Section 2: Invasiveness
Question 2.1 Role of anthropogenic and natural disturbance
in establishment?
B Observational
Describe role of disturbance:

Disturbance does not appear to be a prerequisite site condition for germination of seeds and plant growth and development (1). Plants of many sizes (ages?) observed growing in mature forests and riparian zones (1) that do not appear to be recently disturbed (although logging may have contributed disturbance in some areas in the past). Habitat types invaded as noted in Redwood National Park (2) suggest that disturbance may facilitate germination and growth, but my observations suggest that disturbance post-digestion is not necessary for germination.


Sources of information:

1. Warner, Peter. 2002-2005. Observations at Salt Pt. State Park and Kruse Rhododendron Preserve, Sonoma Co. 707/937-9176; pwarn@parks.ca.gov
2. Williams, Andrea. 2005. Observations at Redwood National Park. 707/464-6101 x 5281; andrea_williams@nps.gov


Question 2.2 Local rate of spread with no management? B Observational
Describe rate of spread:

Not monitored or directly observed. However, species is not native, and I estimate that the population at Salt Pt. SP numbers in the hundreds of plants, so some increase in population has occurred over an indefinite period of time. Plants probably originate from ornamental plantings, perhaps at least several decades old, at surrounding homes (ranger residences, Plantation farm, et al.) (1) Inferential.


Sources of information:

1. Warner, Peter. 2002-2005. Observations at Salt Pt. State Park and Kruse Rhododendron Preserve, Sonoma Co. 707/937-9176; pwarn@parks.ca.gov


Question 2.3 Recent trend in total area infested within state? U Observational
Describe trend:

Conservatively, not changing substantially; reports are limited to two that I know about. However, many forested areas between two known wildland populations could support populations that remain undetected or unreported (1). Two reports and no monitoring data are insufficient to assess area infested, especially considering the widespread planting of this taxon and the large area of potentially suitable habitat for invasion that exists between northern Sonoma County and Del Norte County. (1)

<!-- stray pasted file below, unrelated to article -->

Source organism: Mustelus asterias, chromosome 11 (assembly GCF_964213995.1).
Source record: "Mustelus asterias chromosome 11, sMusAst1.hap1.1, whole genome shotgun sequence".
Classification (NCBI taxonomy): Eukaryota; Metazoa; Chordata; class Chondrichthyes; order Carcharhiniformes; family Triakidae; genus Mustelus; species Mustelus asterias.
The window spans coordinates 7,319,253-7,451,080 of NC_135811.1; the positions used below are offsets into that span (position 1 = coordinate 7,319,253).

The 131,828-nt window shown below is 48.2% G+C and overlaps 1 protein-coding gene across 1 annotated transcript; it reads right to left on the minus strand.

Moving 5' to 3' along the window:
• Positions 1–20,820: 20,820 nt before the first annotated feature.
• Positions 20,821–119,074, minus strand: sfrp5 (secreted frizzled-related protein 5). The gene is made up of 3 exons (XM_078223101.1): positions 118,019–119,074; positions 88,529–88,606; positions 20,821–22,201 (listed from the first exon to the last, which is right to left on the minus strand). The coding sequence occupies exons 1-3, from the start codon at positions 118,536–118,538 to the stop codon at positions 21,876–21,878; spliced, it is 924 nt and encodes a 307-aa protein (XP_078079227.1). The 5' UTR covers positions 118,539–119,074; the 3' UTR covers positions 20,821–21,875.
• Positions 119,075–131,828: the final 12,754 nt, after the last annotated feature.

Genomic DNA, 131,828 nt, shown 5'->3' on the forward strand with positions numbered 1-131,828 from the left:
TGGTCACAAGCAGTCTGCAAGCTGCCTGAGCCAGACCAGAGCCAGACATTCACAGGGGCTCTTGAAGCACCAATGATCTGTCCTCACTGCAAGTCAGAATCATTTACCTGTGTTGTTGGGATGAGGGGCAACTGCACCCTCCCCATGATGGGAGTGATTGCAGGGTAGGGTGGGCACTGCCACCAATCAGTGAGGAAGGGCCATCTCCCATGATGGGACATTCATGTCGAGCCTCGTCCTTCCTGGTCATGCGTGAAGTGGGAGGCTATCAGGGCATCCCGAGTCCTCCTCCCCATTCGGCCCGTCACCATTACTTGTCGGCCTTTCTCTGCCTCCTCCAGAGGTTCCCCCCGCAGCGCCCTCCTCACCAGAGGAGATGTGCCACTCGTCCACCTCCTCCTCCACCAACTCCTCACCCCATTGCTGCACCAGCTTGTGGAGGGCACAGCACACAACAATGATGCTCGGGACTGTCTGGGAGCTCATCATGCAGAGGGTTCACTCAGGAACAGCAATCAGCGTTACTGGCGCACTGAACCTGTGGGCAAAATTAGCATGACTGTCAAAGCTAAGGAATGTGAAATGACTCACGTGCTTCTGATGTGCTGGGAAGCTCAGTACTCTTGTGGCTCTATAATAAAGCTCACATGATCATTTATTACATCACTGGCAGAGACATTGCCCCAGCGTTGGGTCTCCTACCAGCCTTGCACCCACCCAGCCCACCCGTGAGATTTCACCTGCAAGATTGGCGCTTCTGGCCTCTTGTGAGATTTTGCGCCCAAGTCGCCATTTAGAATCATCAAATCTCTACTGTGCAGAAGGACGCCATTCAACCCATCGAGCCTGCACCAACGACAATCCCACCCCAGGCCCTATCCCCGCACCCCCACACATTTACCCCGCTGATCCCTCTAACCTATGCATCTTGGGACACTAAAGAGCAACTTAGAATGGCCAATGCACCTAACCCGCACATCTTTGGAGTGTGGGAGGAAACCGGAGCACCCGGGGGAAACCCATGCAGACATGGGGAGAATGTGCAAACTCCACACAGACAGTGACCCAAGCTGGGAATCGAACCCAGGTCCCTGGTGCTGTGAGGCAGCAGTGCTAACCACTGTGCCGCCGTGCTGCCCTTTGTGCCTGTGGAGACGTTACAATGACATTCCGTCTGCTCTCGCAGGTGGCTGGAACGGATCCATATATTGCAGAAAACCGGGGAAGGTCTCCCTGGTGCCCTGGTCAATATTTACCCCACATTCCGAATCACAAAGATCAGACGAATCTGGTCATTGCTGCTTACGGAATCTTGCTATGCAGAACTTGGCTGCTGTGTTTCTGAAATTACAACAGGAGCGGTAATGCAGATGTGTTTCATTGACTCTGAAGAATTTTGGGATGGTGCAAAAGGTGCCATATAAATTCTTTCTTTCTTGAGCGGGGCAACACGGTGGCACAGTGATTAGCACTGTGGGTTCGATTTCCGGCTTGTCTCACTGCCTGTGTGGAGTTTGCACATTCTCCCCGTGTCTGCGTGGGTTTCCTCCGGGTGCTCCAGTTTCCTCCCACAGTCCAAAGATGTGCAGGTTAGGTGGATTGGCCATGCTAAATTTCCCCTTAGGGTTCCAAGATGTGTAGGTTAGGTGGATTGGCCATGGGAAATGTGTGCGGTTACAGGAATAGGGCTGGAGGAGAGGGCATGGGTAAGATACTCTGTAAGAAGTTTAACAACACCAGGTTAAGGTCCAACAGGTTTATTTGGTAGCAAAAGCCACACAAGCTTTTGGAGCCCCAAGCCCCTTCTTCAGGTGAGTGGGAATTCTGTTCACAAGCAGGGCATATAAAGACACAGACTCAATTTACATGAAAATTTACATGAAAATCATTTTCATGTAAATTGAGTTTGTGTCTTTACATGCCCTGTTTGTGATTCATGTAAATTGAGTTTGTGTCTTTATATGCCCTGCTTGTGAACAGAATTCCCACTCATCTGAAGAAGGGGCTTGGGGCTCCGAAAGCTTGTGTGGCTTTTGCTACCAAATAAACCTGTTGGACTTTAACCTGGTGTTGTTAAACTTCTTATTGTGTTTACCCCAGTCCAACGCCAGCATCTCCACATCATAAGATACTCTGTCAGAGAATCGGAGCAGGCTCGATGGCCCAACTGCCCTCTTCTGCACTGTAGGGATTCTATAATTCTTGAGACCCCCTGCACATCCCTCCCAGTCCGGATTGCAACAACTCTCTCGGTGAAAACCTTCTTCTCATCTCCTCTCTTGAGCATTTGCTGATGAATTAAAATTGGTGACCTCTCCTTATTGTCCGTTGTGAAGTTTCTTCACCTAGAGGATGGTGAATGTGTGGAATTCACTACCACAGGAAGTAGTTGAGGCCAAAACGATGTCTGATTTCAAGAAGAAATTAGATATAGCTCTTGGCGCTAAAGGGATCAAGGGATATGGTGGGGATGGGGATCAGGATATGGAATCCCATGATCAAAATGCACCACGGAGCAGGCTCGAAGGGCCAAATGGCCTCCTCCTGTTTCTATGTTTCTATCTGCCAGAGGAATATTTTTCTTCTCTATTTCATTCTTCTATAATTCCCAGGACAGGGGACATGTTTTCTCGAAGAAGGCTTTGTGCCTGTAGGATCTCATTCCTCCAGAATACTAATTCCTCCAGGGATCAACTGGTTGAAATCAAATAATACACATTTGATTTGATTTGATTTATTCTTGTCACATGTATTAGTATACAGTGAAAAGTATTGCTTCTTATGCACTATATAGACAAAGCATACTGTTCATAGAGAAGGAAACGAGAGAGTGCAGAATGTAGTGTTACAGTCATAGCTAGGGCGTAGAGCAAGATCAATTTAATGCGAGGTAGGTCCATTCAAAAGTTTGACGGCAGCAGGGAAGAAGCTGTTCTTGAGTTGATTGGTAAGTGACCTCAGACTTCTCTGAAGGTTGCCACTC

Sources of information:

1. Warner, Peter. 2002-2005. Observations at Salt Pt. State Park and Kruse Rhododendron Preserve, Sonoma Co. 707/937-9176; pwarn@parks.ca.gov


Question 2.4 Innate reproductive potential? U Other Published Material
Describe key reproductive characteristics:

Produces large numbers of small berries, with several ovules in each of 3 locules, in dense panicles (1), but otherwise, not much information found on reproductive mechanisms, structures, or success. Plants can stump-sprout following removal of stem close to base (2). Insufficient documentation upon which to base an assessment (4 unknown responses on Worksheet A).


Sources of information:

1. McMinn, H. E., and E. Maino. 1963. An Illustrated Manual of Pacific Coast Trees. University of California Press, Berkeley. p. 121-122.
2. Warner, Peter. 2002-2005. Observations at Salt Pt. State Park and Kruse Rhododendron Preserve, Sonoma Co. 707/937-9176; pwarn@parks.ca.gov


Question 2.5 Potential for human-caused dispersal? B Observational
Identify dispersal mechanisms:

Commonly sold and planted as an ornamental (1) and has been in trade for perhaps a century or more. See www.cordyline.org/ for horticultural information. No information on date of introduction into California. Continues to be planted and maintained in landscapes, increasing potential for bird dispersal of fruits into suitable wildland habitats; especially relevant along northern Calif. coast.


Sources of information:

1. Warner, Peter. 2001-2005. Observations, northern California. 707/937-9176; pwarn@parks.ca.gov
International Cordyline Society, Queensland, Australia. www.cordyline.org


Question 2.6 Potential for natural long-distance dispersal? B Other Published Material
Identify dispersal mechanisms:

Bird-dispersed (1) after digestion of small, globose, blue to bluish-white berries; young plants found >1km from ornamental plantings bearing flowers and fruit, but not known is distance to possible fruit-bearing trees in the wild (2). Unknown if fruits or seeds, or mature inflorescences, might float; plants can be found in riparian zones (2).


Sources of information:

1. World Wildlife Fund Australia. 2005. National list of naturalized invasive and potentially invasive garden plants. http://www.wwf.org.au/News_and_Information/Publications/PDF/Conservation_guide/ListInvasivePlants.pdf
2. Warner, Peter. 2002-2005. Observations at Salt Pt. State Park and Kruse Rhododendron Preserve, Sonoma Co. 707/937-9176; pwarn@parks.ca.gov


Question 2.7 Other regions invaded? C Other Published Material
Identify other regions: